By Staff Writer 

The belief that spa maintenance is the same as pool maintenance could not be further from the truth. 

For one thing, spas are used at elevated temperatures, which has a huge effect on many factors. It not only increases bather waste, but also changes a disinfectant’s reaction rates, which in turn, changes the types of by-products that are produced. 

By Marcelle Dibrell 

With the right equipment and problem solving skills, pool and spa professionals can expand their business into leak detection. 

That’s what Lance Anderson believes, and he has decades of experience to back him up. Anderson is the owner of Anderson Manufacturing, one of the largest manufacturers of pool leak detection equipment in the country. His company provides a full range of tools and supplies for finding and fixing leaks. These products range from simple test plugs and dye testing tools to sophisticated electronics for listening to leaks underground in the plumbing, tracking leaks in vinyl liners, and identifying water loss rates in minutes.

By Marcelle Dibrell 

Winter, for the pool and spa industry, represents a brief reprieve from the everyday hustle that is marked by the swim season. Water chemistry, no longer influenced by bather load, is a breeze. 

The leaves have fallen and have long since been filtered out. The pools are covered.

It’s the time the industry has allotted for regional trade shows, presenting service professionals the opportunity to brush up on their knowledge, to learn new skills, and become familiar with new products and equipment.

According to Patrick Jackson, Plumbing and Electrical Division Manager for Alan Smith Pool Plastering, Inc., located in Orange, California, most residential pools have electrical hazards and violations. 

For more than 30 years, Alan Smith Pool Plastering has been in the business of renovation and new construction, and has completed tens of thousands of projects. Jackson has been with the company since 2011, and, conducts electrical safety inspections prior to and after the completion of commercial and residential renovations. 

Among other things, Jackson does continuity testing, to verify that pools are properly bonded. He checks for stray voltage in the water itself. He checks GFCI functionality. In general, he verifies that pools are up to the National Electric Code.

And he says most of his pre-site inspections turn up glaring NEC violations. Some of these pools are regularly serviced and maintained by professional service technicians. 

Many of the replacement equipment installations Jackson sees are not electrically bonded. Many are lacking GFCI protection. It is not uncommon for him to find that the water has a little stray current.

This summer, the staff of Service Industry News accompanied Jackson to his pre-site inspections. We wanted to see what the experts look for in an electrical inspection. But in particular, we wanted to be able to tell pool and spa service professionals how they can begin to create an electrical safety checklist at the pools they service.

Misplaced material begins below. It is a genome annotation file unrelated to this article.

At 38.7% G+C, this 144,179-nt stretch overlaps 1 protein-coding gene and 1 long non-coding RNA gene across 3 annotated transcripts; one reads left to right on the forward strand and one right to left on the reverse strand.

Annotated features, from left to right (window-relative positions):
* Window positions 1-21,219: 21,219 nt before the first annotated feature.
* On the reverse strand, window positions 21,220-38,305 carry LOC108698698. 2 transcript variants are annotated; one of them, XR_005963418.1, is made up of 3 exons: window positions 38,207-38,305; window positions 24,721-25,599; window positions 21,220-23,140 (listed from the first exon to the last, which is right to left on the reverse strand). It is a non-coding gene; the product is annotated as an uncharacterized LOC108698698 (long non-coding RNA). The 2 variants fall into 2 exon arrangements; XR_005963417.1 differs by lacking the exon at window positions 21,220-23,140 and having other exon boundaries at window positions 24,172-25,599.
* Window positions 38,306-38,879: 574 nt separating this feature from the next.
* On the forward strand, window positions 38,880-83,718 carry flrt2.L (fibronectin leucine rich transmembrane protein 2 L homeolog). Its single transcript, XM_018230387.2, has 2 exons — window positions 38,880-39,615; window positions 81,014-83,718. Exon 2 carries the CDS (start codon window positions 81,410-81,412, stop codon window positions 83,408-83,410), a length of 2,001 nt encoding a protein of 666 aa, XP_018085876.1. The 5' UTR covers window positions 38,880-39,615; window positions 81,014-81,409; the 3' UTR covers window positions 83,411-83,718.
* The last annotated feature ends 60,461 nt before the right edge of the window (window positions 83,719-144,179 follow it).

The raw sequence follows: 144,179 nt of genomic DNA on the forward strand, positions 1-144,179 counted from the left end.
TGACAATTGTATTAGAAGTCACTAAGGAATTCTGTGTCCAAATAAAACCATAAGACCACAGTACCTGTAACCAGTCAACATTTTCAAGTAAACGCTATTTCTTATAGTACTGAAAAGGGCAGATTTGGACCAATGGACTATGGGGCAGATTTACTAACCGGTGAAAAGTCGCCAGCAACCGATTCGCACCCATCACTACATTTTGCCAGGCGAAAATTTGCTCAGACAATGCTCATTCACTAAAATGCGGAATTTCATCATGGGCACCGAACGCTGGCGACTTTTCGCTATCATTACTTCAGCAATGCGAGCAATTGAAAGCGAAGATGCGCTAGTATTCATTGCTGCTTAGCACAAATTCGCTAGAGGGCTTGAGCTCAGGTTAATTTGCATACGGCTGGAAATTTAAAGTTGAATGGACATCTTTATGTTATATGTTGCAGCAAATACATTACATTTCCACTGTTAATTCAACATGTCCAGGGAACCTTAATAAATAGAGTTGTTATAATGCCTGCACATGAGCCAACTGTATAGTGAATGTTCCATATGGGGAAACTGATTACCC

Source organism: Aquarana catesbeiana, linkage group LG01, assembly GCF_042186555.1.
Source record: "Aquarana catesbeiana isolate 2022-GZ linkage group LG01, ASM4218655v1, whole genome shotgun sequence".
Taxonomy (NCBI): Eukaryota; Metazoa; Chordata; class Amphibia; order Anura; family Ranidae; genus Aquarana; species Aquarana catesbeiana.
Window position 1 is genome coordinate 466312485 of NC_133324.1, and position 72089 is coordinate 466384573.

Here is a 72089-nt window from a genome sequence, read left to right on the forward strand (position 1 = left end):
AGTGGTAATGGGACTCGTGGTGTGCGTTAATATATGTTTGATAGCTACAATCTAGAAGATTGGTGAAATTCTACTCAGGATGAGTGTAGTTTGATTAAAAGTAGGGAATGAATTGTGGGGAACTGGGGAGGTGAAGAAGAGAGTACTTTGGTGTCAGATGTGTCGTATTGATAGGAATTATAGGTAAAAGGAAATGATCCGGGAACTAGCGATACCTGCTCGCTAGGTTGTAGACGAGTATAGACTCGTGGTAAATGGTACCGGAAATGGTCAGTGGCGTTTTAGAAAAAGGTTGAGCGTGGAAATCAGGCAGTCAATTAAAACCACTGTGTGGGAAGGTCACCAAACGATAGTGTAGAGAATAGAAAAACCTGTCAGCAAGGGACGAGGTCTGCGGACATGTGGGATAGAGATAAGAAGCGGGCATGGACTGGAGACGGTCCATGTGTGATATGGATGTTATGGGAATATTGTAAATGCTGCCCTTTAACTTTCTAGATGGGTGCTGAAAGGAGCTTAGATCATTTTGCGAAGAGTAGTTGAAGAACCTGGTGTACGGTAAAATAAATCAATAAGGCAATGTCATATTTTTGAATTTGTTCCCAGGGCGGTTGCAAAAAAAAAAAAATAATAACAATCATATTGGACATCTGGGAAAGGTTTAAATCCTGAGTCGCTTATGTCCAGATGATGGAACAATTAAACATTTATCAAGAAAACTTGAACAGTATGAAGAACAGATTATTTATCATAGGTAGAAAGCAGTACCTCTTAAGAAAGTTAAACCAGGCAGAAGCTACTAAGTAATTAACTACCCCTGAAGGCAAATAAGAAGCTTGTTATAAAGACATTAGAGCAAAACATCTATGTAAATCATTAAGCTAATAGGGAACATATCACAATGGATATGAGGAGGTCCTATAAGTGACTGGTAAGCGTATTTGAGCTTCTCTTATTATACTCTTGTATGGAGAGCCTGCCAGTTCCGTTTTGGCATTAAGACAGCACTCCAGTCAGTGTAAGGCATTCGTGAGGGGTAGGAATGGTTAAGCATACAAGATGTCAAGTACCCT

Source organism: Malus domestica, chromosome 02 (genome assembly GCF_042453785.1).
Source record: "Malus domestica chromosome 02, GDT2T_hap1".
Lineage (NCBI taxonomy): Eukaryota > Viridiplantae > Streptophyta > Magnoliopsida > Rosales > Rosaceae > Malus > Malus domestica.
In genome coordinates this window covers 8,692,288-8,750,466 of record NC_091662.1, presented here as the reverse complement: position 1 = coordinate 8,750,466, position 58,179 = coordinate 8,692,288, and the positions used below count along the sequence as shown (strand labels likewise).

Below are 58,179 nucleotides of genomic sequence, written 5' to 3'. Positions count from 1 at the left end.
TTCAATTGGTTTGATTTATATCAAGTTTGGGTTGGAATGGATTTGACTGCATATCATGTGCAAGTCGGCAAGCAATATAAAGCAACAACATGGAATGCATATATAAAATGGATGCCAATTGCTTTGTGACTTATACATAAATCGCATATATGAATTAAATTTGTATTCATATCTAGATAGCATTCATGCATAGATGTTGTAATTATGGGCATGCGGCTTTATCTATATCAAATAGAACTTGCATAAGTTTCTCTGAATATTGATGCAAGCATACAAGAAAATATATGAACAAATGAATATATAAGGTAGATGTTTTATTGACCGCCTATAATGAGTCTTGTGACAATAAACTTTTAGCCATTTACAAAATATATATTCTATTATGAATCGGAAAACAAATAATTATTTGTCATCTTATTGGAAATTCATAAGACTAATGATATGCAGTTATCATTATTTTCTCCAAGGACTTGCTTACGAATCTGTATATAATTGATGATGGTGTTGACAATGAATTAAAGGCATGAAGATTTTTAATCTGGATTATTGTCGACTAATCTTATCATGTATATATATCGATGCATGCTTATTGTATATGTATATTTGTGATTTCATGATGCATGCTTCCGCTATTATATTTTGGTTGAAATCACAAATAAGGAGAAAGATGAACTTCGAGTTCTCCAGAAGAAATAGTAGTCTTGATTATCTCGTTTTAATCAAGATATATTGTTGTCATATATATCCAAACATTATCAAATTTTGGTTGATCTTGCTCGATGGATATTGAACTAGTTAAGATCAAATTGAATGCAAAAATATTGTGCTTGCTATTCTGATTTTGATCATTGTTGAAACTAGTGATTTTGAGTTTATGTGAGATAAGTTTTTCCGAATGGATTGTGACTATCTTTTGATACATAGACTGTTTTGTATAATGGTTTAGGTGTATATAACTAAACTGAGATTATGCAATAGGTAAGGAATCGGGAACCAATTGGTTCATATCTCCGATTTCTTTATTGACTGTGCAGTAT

By Marcelle Dibrell 

Homeowners hire pool and spa technicians for myriad reasons but perhaps the main one is that they simply cannot get their pools as polished and pristine as the professionals can. 

That is because, in addition the pool pros knowledge of proper water balance and disinfection, they also know something about specialty chemicals. They know the products that work — and the ones that are simply snake oil. And within each class of chemicals, they have their favorite brands. 

Let’s face it: not all enzymes were created equal; not all sequestering agents prevent stains, and some spa purges seem to do literally nothing.

By Marcelle Dibrell 

With Labor Day behind us, the traditional swim season has come to an end, and pool professionals across the country have answered the call to shut down pools for the winter. 

But what about those pool owners who are simply not ready to put an end to this year’s backyard fun?

And what about those pools located in regions where “winter” means a slight drop in temperature and perhaps wearing a light sweater?

By Marcelle Dibrell 

With the official end of summer this September came the official end of the swim season for most of the U.S. For pool maintenance firms, that end marks one last burst of business before winter settles in and service techs get a slight reprieve until it is time to re-open the pools in spring. 

That is because for locations that experience any type of appreciable winter season, it is time to close those pools to protect surfaces and equipment from damage
due to freezing conditions. 

By Marcelle Dibrell

When it comes to everyday circulation needs, less is best should be the motto.

This is because of the Pump Affinity Law, one of several affinity laws that expresses the relationship between head, flow rate, shaft speed, and power and are all involved in a pump’s performance. 

There are three relationships given by the law that are relevant to the discussion of pumps. The first is that the shaft speed is proportional to the flow rate. The second is that the pressure or head is proportional to the square of the shaft speed. The third is that the power is proportional to the cube of the shaft speed.